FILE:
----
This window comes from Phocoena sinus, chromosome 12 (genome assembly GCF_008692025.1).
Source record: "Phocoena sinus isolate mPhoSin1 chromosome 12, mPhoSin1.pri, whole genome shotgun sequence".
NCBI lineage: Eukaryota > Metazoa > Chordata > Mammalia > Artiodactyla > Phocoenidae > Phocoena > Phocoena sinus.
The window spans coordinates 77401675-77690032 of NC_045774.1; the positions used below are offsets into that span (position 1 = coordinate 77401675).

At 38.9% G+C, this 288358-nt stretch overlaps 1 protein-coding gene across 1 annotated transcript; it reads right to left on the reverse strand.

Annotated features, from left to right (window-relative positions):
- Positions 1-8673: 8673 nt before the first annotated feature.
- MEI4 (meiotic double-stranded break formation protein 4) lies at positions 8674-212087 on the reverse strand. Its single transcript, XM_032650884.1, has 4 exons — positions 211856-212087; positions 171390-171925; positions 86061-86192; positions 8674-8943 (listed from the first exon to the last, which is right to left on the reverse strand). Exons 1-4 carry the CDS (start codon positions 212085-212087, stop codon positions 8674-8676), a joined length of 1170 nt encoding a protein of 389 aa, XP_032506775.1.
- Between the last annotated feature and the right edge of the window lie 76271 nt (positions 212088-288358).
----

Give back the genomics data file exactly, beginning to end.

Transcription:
This window comes from Phocoena sinus, chromosome 12 (genome assembly GCF_008692025.1).
Source record: "Phocoena sinus isolate mPhoSin1 chromosome 12, mPhoSin1.pri, whole genome shotgun sequence".
NCBI lineage: Eukaryota > Metazoa > Chordata > Mammalia > Artiodactyla > Phocoenidae > Phocoena > Phocoena sinus.
The window spans coordinates 77401675-77690032 of NC_045774.1; the positions used below are offsets into that span (position 1 = coordinate 77401675).

At 38.9% G+C, this 288358-nt stretch overlaps 1 protein-coding gene across 1 annotated transcript; it reads right to left on the reverse strand.

Annotated features, from left to right (window-relative positions):
- Positions 1-8673: 8673 nt before the first annotated feature.
- MEI4 (meiotic double-stranded break formation protein 4) lies at positions 8674-212087 on the reverse strand. Its single transcript, XM_032650884.1, has 4 exons — positions 211856-212087; positions 171390-171925; positions 86061-86192; positions 8674-8943 (listed from the first exon to the last, which is right to left on the reverse strand). Exons 1-4 carry the CDS (start codon positions 212085-212087, stop codon positions 8674-8676), a joined length of 1170 nt encoding a protein of 389 aa, XP_032506775.1.
- Between the last annotated feature and the right edge of the window lie 76271 nt (positions 212088-288358).